By Hillel Aron
By Joseph Tsidulko
By Patrick Range McDonald
By David Futch
By Hillel Aron
By Dennis Romero
By Jill Stewart
By Dennis Romero
Remember those historical movies Hollywood cranked out in the ’30s and ’40s about the American colonies’ war to throw off the English yoke that created the United States? Inevitably, those flicks had a scene in which some luxuriously uniformed but dimwitted Brit officer complained of the guerrilla tactics employed by the scruffy colonial fighters — dressed in civilian clothes — and their Native American allies as they mowed down the neat ranks of better-equipped redcoats: “They don’t fight fair!”
The plaintive noises coming these days from Rummy and CENTCOM about the lethal anything-goes ruses and ambushes of the Ba’ath-led Iraqi resistance to invasion, which the U.S. war makers label “terrorist,” remind one increasingly of those movie Brits. These complaints are, of course, meant to distract attention from the Bush administration’s huge misreading of Iraqi society in planning this invasion. The expensively suited U.S. war chiefs who plotted this war are at a cultural remove from Iraqi reality as great as that which prevented King George’s coddled ministers from comprehending the spirit which motivated their rebelling colonies.
Well, what did they expect from a sadistic, dictatorial regime without scruples like Saddam Hussein’s? What, pray tell, did they expect from the country’s Shiite majority? When Dubya’s daddy called on them to rise up during Gulf War I, they did. But they were betrayed by the Americans, who left them to be slaughtered by Saddam — he massacred some 300,000 to 350,000 of them in a single week. There is hardly a Shiite in the country who didn’t have a relative or friend slaughtered by Saddam after a U.S. president named Bush left them to the sanguineous dictator’s tender mercies a decade ago. And the U.S.-enforced blockade of Iraq — the “sanctions” which the world’s only superpower got the U.N. to impose — inflicted more suffering by denying the civilian population medicine and food in the long years of desperation since the 1991 massacres.
The U.S. war makers apparently forgot this sorry history. But the country’s civilian population has not. Most Iraqis have had no role in the morbid fantasies of Saddam Hussein, and are ordinarily no more dangerous than the average resident of, say, Oxnard. They are hostages to the Ba’ath regime and its thugs — and they have not forgotten either that, as a former Iraqi oil minister, now in exile, put it on France2 television this past weekend, “The Ba’ath Party came to power in an American train.” The U.S. was in many ways the midwife for the birth of the murderous Iraqi regime we are trying to decapitate now, a gang whose control was sustained and nourished with American help — including military aid — right up until the invasion of Kuwait. All this is living history not just for ordinary Iraqis but for the entire Muslim world.
To this must be added the mushrooming roster of Iraqi civilian deaths, of which the two marketplace bombings in Baghdad last week were only the tip of the iceberg: We do not yet know how many more have died in the cities to which the invading forces are now laying siege. And how many more will die in the process of taking them? As the London Times’ excellent Simon Jenkins wrote on March 28:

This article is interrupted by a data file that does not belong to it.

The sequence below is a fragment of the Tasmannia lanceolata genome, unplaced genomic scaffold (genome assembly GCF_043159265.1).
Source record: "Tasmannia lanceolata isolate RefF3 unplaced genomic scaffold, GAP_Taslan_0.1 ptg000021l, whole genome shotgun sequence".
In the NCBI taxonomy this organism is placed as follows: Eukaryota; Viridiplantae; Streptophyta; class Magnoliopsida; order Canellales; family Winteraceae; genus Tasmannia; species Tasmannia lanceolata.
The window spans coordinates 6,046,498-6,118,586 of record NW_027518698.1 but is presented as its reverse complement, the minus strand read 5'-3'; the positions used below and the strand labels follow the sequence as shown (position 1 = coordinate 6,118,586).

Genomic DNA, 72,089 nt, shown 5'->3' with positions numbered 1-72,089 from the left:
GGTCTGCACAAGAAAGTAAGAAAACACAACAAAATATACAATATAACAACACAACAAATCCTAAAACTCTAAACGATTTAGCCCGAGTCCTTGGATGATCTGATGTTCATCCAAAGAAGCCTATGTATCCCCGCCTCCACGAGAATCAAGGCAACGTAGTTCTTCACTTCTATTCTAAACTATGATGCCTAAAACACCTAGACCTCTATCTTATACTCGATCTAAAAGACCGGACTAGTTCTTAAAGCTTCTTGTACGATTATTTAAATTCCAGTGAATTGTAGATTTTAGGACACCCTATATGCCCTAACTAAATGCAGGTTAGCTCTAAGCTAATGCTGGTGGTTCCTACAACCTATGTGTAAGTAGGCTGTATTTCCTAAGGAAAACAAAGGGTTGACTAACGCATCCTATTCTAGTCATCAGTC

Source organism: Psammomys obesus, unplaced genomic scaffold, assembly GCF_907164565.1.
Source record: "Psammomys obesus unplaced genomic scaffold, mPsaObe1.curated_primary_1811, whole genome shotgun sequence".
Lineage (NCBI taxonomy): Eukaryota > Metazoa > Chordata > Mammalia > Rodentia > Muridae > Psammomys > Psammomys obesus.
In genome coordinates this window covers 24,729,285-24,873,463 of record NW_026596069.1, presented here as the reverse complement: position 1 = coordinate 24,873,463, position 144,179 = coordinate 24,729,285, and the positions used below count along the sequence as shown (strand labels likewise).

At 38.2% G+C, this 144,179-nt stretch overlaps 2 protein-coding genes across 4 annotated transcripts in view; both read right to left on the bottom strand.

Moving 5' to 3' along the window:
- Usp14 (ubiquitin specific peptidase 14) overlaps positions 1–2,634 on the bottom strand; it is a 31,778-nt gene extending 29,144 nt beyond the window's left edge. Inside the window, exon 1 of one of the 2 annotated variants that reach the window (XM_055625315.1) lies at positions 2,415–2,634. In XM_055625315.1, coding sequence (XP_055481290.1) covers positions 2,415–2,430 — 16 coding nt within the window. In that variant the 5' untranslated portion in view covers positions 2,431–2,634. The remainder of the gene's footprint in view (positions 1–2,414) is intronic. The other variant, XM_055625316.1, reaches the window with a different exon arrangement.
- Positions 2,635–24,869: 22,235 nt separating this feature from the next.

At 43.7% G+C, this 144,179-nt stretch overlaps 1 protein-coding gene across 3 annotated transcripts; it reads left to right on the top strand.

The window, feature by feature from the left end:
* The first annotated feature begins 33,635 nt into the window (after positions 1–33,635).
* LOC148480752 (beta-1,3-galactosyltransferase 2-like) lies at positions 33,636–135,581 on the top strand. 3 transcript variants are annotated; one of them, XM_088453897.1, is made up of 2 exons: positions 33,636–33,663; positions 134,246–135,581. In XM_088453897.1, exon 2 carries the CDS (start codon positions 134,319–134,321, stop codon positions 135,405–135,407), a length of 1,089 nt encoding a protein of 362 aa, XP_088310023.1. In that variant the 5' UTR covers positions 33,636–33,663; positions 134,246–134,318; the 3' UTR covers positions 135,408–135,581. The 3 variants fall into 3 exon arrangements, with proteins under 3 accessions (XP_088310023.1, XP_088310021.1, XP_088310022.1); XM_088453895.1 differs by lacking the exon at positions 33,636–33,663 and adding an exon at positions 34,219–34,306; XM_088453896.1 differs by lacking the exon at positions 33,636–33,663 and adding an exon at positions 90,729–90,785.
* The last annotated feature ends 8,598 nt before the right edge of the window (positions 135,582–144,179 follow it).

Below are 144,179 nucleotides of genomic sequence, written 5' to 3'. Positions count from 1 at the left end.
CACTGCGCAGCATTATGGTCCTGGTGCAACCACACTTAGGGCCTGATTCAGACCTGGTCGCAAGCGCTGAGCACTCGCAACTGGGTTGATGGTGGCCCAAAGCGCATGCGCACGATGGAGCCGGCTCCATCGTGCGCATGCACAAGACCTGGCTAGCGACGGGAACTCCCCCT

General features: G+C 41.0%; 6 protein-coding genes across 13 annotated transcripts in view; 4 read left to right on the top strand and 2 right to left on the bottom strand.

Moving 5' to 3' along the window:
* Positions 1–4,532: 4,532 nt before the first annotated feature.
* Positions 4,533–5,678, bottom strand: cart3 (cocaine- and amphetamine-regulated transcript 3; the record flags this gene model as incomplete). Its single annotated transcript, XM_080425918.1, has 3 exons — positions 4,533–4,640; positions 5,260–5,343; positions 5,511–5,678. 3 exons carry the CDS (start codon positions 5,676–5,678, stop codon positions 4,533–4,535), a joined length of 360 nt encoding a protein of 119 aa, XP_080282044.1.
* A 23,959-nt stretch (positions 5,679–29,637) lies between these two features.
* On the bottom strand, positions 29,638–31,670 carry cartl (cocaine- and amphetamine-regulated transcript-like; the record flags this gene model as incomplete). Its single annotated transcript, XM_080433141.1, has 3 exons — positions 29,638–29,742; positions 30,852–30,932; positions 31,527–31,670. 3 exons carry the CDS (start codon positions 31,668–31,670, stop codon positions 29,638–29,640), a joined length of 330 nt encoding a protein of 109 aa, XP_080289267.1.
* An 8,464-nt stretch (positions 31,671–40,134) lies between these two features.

“Every soldier knows that cities level the logistical playing field. Bombers are useless in house-to-house fighting. Helicopters become targets, not weapons. Every building is a fortress, every adult a suspect. The rule book says it needs ‘10-on-one’ to fight in cities.√§ Districts are hell to win by day, and more hell to hold by night. Remember Beirut. Ask the Israelis. Baghdad is not Kuwait or the Falklands. The captive Iraqi boy who was asked why he fought so overwhelming a foe merely muttered: ‘It’s my country.’ The answer was worth a dozen Tomahawks.”
General Tommy Frank continued to insist in his March 30 morning CENTCOM briefing that the Iraqis “will welcome their liberation.” But will they welcome their “liberators”? Resentment at the number of civilians killed by the failed, brain-dead “shock and awe” strategy — with its promises of a quick collapse of the Ba’ath regime that proved entirely illusory — will only be magnified a thousandfold as the invaders take over the cities. If there is one secular commonality in the different Arab societies, it is the widespread culture of vengeance. That vengeance will be visited on the American occupier and his British counterpart (if one wants to convince the people of that region that one is not waging a colonial war of conquest, it’s genius to have as one’s sole ally the former proprietors of the British Empire, whose bloody tutelage of the region during its post–World War I occupations has not been forgotten either). And it will be visited as well on the deposed regime’s supporters, on ethnic rivals in a land of over 150 puissant, organized tribes (Human Rights Watch has already reported evidence of ethnic violence in Kirkuk), and on rivals for money and power. The result will be chaos and a series of simmering insurgencies — out of which will emerge not the “democracy” which Bush has promised but most likely a shari’a state of the type long proposed by the Shiite mullahs. The same kind of chaos and insurgencies as when the Taliban emerged from the chaos resulting from the U.S.-backed war to free Afghanistan from Soviet domination. And the Iraqis have only to look at how Bush’s promises to rebuild Afghanistan have proved largely empty to imagine a bleak future in his hands. (There’s not a single new dollar proposed for Afghani reconstruction in Bush’s new budget.)